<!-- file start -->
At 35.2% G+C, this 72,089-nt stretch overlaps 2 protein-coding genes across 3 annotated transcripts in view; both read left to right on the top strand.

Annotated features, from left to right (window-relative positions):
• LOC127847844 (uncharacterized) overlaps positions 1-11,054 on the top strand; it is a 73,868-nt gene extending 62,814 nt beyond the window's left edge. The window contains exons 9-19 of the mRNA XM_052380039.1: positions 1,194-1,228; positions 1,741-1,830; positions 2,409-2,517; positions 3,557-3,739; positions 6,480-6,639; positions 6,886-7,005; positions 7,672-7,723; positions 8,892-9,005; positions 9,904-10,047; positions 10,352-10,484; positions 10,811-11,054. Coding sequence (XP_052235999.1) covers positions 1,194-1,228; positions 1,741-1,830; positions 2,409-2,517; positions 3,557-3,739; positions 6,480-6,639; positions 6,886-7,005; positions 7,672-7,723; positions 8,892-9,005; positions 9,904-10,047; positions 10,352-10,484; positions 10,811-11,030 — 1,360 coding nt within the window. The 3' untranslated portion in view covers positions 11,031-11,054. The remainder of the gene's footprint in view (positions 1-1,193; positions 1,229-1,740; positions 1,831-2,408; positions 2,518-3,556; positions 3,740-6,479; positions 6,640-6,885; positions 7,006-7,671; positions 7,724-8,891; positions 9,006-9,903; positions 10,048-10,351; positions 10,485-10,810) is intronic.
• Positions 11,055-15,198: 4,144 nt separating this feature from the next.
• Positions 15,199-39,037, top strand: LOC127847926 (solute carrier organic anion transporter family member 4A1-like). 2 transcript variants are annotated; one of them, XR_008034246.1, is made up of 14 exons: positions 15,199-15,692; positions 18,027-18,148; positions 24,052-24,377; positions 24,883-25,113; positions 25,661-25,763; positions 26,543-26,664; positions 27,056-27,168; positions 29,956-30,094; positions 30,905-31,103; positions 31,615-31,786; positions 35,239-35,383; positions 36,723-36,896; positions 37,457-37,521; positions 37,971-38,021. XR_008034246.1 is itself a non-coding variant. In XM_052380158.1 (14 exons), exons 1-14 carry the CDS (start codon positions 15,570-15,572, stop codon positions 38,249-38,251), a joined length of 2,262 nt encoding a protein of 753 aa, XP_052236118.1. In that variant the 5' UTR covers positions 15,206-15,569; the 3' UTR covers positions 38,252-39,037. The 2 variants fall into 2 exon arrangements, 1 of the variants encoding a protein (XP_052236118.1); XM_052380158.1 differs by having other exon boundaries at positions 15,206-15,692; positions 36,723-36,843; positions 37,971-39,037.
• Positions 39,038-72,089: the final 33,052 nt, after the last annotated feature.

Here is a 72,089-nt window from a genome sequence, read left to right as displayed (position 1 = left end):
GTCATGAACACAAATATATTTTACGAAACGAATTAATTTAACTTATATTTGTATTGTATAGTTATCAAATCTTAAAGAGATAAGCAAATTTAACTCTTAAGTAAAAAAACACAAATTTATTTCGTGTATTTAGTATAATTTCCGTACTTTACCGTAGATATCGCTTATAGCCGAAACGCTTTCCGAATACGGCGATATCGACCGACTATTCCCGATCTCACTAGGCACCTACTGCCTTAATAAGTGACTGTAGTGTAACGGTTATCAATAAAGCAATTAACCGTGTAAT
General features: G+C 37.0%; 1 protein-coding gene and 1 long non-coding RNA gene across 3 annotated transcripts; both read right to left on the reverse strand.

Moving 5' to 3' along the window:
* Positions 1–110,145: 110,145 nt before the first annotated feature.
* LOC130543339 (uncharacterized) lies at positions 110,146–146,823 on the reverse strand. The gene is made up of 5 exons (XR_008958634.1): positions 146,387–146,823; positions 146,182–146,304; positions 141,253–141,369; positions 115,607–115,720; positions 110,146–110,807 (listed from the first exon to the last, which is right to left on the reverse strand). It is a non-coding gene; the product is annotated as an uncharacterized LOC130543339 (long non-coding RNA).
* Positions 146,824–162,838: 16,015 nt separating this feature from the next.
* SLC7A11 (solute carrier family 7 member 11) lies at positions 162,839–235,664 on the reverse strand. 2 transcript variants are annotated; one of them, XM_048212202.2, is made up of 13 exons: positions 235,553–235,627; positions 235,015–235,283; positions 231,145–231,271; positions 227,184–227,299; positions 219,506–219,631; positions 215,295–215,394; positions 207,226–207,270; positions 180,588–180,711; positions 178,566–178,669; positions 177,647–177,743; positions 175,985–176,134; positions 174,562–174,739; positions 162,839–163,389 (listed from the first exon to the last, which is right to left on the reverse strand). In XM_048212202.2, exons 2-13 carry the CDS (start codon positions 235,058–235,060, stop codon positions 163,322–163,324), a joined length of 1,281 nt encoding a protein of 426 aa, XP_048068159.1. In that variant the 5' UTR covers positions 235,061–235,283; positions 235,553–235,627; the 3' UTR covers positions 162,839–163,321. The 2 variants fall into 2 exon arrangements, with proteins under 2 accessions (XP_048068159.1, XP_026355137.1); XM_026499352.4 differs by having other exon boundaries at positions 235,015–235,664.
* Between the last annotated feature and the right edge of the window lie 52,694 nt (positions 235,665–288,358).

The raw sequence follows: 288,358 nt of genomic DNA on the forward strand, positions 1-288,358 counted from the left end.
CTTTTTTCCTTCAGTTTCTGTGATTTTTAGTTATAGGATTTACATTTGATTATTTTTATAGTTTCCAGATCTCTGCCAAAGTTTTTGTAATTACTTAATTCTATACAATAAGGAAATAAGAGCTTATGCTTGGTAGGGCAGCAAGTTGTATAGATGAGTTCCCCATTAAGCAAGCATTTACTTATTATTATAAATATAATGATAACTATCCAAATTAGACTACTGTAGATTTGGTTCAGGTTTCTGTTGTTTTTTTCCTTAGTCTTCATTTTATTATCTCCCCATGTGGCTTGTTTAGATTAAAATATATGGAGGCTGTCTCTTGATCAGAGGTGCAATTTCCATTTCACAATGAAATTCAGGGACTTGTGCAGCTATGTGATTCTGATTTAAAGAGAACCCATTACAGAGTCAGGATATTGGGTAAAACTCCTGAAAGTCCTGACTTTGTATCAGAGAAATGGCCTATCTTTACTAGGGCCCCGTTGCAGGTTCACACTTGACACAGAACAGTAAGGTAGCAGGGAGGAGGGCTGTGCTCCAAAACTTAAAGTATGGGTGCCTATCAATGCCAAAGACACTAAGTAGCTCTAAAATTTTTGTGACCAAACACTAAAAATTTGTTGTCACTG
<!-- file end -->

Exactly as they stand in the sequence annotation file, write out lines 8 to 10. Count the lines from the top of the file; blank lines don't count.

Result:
GTCATGAACACAAATATATTTTACGAAACGAATTAATTTAACTTATATTTGTATTGTATAGTTATCAAATCTTAAAGAGATAAGCAAATTTAACTCTTAAGTAAAAAAACACAAATTTATTTCGTGTATTTAGTATAATTTCCGTACTTTACCGTAGATATCGCTTATAGCCGAAACGCTTTCCGAATACGGCGATATCGACCGACTATTCCCGATCTCACTAGGCACCTACTGCCTTAATAAGTGACTGTAGTGTAACGGTTATCAATAAAGCAATTAACCGTGTAAT
General features: G+C 37.0%; 1 protein-coding gene and 1 long non-coding RNA gene across 3 annotated transcripts; both read right to left on the reverse strand.

Moving 5' to 3' along the window: